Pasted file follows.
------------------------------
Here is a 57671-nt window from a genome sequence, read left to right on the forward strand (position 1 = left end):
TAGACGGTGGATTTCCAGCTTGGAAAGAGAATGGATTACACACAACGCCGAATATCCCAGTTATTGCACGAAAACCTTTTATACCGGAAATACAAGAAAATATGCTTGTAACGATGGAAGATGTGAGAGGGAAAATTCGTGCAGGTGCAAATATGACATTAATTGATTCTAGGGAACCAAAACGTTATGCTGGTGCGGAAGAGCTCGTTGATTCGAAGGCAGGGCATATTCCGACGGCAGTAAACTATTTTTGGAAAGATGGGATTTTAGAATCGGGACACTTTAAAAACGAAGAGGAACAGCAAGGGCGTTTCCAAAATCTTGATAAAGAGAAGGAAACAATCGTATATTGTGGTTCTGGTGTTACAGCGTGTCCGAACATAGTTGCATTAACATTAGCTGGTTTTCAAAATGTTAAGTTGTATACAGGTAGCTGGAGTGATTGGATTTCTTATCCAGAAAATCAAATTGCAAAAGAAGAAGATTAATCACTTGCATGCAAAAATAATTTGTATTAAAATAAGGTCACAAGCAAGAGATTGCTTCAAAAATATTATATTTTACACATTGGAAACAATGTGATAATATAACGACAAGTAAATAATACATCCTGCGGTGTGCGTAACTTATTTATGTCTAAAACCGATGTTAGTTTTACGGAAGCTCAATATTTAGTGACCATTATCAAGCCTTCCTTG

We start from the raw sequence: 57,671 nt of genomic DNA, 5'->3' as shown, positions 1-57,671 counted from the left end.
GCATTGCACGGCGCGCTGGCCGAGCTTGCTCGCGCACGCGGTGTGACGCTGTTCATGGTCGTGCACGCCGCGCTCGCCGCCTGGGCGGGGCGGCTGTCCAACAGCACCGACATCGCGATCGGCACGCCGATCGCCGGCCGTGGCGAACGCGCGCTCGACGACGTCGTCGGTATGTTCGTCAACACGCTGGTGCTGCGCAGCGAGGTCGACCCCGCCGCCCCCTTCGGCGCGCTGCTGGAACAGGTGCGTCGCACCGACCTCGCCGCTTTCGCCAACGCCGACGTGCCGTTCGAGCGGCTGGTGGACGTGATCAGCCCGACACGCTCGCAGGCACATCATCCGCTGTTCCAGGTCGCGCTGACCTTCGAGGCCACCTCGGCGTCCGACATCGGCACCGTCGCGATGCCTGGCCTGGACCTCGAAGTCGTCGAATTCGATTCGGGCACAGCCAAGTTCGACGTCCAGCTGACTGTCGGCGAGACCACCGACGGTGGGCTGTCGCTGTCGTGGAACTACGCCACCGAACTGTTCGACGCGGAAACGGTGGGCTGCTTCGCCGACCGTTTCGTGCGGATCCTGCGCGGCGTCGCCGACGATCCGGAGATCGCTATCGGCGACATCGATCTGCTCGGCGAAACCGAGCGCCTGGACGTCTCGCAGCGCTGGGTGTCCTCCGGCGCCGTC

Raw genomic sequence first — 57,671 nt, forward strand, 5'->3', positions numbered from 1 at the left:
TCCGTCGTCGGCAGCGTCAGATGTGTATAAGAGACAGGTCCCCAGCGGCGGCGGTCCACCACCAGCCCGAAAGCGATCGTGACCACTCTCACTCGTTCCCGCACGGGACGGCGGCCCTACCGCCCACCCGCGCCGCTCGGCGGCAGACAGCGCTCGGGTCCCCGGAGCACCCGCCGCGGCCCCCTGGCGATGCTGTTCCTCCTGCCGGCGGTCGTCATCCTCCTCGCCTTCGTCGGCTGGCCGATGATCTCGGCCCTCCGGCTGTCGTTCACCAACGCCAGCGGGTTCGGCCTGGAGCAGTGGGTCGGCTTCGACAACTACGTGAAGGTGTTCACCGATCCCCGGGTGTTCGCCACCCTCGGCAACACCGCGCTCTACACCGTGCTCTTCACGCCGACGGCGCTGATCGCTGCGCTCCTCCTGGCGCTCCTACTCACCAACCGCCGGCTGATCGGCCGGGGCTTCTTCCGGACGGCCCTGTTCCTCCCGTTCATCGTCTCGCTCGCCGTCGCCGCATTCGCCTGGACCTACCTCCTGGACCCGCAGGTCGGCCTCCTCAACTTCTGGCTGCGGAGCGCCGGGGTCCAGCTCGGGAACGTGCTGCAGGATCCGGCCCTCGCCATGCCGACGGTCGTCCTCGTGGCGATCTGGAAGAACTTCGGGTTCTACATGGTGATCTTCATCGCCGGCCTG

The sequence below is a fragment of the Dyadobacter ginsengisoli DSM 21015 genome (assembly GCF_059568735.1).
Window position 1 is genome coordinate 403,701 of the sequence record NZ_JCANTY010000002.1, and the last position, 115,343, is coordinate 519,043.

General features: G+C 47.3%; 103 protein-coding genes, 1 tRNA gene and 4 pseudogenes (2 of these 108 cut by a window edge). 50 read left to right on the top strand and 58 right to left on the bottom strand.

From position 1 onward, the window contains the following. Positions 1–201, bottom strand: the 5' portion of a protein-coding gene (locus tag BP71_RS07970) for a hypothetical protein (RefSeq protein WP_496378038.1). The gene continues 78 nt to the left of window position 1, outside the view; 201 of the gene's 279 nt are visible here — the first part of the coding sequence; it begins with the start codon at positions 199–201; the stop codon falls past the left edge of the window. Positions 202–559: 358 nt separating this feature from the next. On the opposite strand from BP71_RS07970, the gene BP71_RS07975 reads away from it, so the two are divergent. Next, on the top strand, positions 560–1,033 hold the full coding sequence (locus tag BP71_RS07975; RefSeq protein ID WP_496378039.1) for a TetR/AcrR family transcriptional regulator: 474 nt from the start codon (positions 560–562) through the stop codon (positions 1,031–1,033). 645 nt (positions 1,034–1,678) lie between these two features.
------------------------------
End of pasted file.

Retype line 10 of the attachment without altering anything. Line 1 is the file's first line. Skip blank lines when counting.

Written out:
From position 1 onward, the window contains the following. Positions 1–201, bottom strand: the 5' portion of a protein-coding gene (locus tag BP71_RS07970) for a hypothetical protein (RefSeq protein WP_496378038.1). The gene continues 78 nt to the left of window position 1, outside the view; 201 of the gene's 279 nt are visible here — the first part of the coding sequence; it begins with the start codon at positions 199–201; the stop codon falls past the left edge of the window. Positions 202–559: 358 nt separating this feature from the next. On the opposite strand from BP71_RS07970, the gene BP71_RS07975 reads away from it, so the two are divergent. Next, on the top strand, positions 560–1,033 hold the full coding sequence (locus tag BP71_RS07975; RefSeq protein ID WP_496378039.1) for a TetR/AcrR family transcriptional regulator: 474 nt from the start codon (positions 560–562) through the stop codon (positions 1,031–1,033). 645 nt (positions 1,034–1,678) lie between these two features.